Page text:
I am a Bengali. As must have been established more than a few times in my little corner of cyber space. So one of the biggest things in the life of a Bengali is an annual festival called Durga Puja. Or Pujo rather as we Bengalis tend to refer to it. The 'O' sound being our favourite, much to the amusement of the rest of the world including my husband. He often mouths out khabo (will eat), korbo (will do) and jaabo (will go) etcetera as examples of the fact that my community loves the expression 'O'.
Well, this year is our first year in the UK celebrating Durga Pujo. It is interesting. We have our invite to attend the pujo organised by Leicester's probashi (NRI Bengalis) club.
The lady in the image I have put up above is Ma Durga. She is the Goddess who I have known as Ma (mother) Durga ever since I was a wee kid. She, according to legend, defeated the evil buffalo demon called Mahishasura and ever since it has been celebrated every year by us.
No city can do justice to Durga Pujo like Calcutta. It is the city where I grew up from the age of 8 years (before which I was in Oman), the city which taught me to love shorshe ilish (mustard hilsa), showed me how a festival can be enjoyed for five days (Shashthi, Maha Saptami, Maha Ashtami, Maha Navami and Vijayadashami)at a stretch with unparalleled pomp, gave me a pujo that has now been organised every year in the family since the last 80 years, instilled a deep love and appreciation for food.
Pujo for me has always been a time for new clothes. It is a common question that is bandied around during this time of the year among Bengalis, "Kota notun jama holo ebar (how many new clothes do you have this time)?" When I was in my teens I would be almost frantic with worry. I had to get at least five items in my wardrobe. How could I head out with friends every day to the pandals without one new salwar kameez or kurta each day? Now that I look back, I almost laugh with a little bit of derision at the vanity that prompted me to go ballistic. On the other hand, it was a childhood pleasure.
It was also the time of the year, when I would be forced to get up early -- I have never been much of a morning person -- bathe, put on my new clothes and drive off to the family pujo which would be held in rotation at three houses in the family each year. Our house is one of those three luck houses.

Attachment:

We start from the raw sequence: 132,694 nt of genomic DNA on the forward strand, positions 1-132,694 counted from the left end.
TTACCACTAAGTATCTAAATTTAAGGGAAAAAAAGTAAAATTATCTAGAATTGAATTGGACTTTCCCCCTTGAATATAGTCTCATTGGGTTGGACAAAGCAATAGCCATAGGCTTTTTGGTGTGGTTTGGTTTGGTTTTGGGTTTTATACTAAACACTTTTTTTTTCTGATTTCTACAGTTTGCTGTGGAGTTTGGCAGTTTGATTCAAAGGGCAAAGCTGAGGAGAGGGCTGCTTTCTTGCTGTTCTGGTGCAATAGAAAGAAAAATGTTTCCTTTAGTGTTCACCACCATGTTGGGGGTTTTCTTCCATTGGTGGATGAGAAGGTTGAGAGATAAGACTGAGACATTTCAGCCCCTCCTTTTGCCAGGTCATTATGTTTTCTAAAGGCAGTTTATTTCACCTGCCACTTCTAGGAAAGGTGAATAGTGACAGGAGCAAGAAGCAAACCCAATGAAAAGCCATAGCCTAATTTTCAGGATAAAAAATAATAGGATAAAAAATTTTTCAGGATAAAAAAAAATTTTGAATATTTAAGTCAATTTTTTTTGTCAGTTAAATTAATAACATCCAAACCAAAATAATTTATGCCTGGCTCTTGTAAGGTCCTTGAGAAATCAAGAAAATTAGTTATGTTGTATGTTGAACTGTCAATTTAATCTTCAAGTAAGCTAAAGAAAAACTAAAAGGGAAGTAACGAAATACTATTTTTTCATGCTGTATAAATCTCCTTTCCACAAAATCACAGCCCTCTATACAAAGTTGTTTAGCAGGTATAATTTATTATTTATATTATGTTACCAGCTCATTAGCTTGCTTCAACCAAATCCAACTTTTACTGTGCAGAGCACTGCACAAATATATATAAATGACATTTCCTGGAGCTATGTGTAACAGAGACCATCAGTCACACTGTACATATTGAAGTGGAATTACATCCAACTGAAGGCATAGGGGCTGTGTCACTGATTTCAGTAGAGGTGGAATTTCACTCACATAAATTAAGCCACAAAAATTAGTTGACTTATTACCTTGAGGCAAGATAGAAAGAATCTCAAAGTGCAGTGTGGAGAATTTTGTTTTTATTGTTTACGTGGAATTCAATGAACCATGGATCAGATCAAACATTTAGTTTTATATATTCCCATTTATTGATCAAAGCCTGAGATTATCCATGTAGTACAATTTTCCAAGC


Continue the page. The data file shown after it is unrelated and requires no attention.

Every fourth year, the pujo shifts to my place in Saltlake.
Mornings during those five days were almost always to be started without food unless we had prayed and offered anjali (chants with flowers) to Ma Durga. The chant went thus:
(O, Jayanti, Mangala, Kali, Bhadrakali, Kapalini, Durga, Shiva, Khama, Dhatri, Swaha, Shwadha, my earnest dedication to you all. Ma Durga, salutation to thee).
Then the prasad (blessed food) would come in the form of pats of banana and lentils mashed together, various sweets, and my favouries: white and chocolate coloured narokler naru (traditional roundels of sweets made with coconut).
I have memories of helping my mother grate the coconut on the dau (a sharp iron instrument for chopping and cutting) and her making narus with milkmaid. The narus especially tasted delicious when made with milkmaid.
After some time spent with cousins bantering around, we would trip for lunch made by the thakur. And most usually there would be steaming platefuls of rice, accompanied by beguni (fried eggplant), jhuri bhaaja (thin juliennes of potato fried crisp), shukto, some other vegetable dish. On Ashtami or the eight day, there would be kosha mangsho (spicy mutton) with luchi as a special meal. Oh, how it makes me nostalgic.
The day that I would really cherish and at the same time feel horribly sad was the last day or the 10th day of Vijaydashami. I loved it because of the tradition we have of going on the visarjan (immersion) of the idol to the ghats of the river Hooghly. It happens usually on a truck. So the idol is hoisted onto the truck and then the family clambers in, taking their place on chairs placed within the truck or simply on rugs. It is not a very clean affair. CClothes do end up getting dirty. After all, you are in a truck. So most of us tended to wear old, worn clothes. After a beautiful drive in the truck passing by the picturesque Victoria Memorial, which looks even more beautiful at night, when we arrived at the ghats of the Hooghly the girls would chomp on bhelpuri and jhaal muri and all kinds of fried snacks. While the men would carry the idol to the water for immersion.
Last year, I got to sit atop the truck on its topmost deck above the driver's cabin. It was my high point because when I was small, only the elder brothers had the privilege.
Once back home, we would see a small fish tied to the gate as a symbol of good luck and prosperity and enter for a small puja after which we would touch the elders' feet and then hog on big, syrupy sweet amrittis (a fatter version of jalebis). Dinner followed right after when we would feast on the most sumptuous food cooked for the occasion. My favourites were always the shorshe ilish -- I would have three to four pieces of fish -- and the Durga Doi (yoghurt tempered with spices) and tauk (tamarind water). Then everyone would go home and just suddenly I would feel incredibly sad.
Here is a chant from the Durga Shloka to leave you with
Ya Devi sarva bhuteshu Matri rupena samsthita
Ya Devi sarva bhuteshu Shakti rupena samsthita
Ya Devi sarva bhutesu Shanti rupena samsthita
Namestasyai Namestasyai Namestasyai Namoh Namah
(The goddess who is omnipresent as the personification of universal mother
The goddess who is omnipresent as the embodiment of power
The goddess who is omnipresent as the symbol of peace
I bow to her, I bow to her, I bow to her)